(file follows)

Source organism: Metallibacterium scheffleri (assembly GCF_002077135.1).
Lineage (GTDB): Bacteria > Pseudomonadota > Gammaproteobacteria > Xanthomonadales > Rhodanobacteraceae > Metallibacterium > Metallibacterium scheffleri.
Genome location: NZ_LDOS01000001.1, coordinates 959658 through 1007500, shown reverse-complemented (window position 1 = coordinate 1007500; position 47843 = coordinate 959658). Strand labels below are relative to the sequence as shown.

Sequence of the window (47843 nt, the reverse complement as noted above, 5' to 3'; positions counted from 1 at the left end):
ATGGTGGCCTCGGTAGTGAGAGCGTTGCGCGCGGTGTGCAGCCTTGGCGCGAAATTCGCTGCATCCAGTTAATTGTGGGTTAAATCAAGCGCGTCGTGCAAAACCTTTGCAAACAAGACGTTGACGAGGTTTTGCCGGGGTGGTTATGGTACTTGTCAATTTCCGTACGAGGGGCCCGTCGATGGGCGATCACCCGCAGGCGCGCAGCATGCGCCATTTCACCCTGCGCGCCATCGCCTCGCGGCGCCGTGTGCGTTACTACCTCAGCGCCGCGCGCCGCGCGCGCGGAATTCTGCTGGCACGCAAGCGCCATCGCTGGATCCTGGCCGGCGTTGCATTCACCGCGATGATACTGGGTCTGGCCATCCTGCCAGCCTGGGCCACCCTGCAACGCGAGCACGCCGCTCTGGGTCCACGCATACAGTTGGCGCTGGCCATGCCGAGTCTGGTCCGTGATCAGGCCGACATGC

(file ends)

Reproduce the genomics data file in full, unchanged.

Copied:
Source organism: Metallibacterium scheffleri (assembly GCF_002077135.1).
Lineage (GTDB): Bacteria > Pseudomonadota > Gammaproteobacteria > Xanthomonadales > Rhodanobacteraceae > Metallibacterium > Metallibacterium scheffleri.
Genome location: NZ_LDOS01000001.1, coordinates 959658 through 1007500, shown reverse-complemented (window position 1 = coordinate 1007500; position 47843 = coordinate 959658). Strand labels below are relative to the sequence as shown.

Sequence of the window (47843 nt, the reverse complement as noted above, 5' to 3'; positions counted from 1 at the left end):
ATGGTGGCCTCGGTAGTGAGAGCGTTGCGCGCGGTGTGCAGCCTTGGCGCGAAATTCGCTGCATCCAGTTAATTGTGGGTTAAATCAAGCGCGTCGTGCAAAACCTTTGCAAACAAGACGTTGACGAGGTTTTGCCGGGGTGGTTATGGTACTTGTCAATTTCCGTACGAGGGGCCCGTCGATGGGCGATCACCCGCAGGCGCGCAGCATGCGCCATTTCACCCTGCGCGCCATCGCCTCGCGGCGCCGTGTGCGTTACTACCTCAGCGCCGCGCGCCGCGCGCGCGGAATTCTGCTGGCACGCAAGCGCCATCGCTGGATCCTGGCCGGCGTTGCATTCACCGCGATGATACTGGGTCTGGCCATCCTGCCAGCCTGGGCCACCCTGCAACGCGAGCACGCCGCTCTGGGTCCACGCATACAGTTGGCGCTGGCCATGCCGAGTCTGGTCCGTGATCAGGCCGACATGC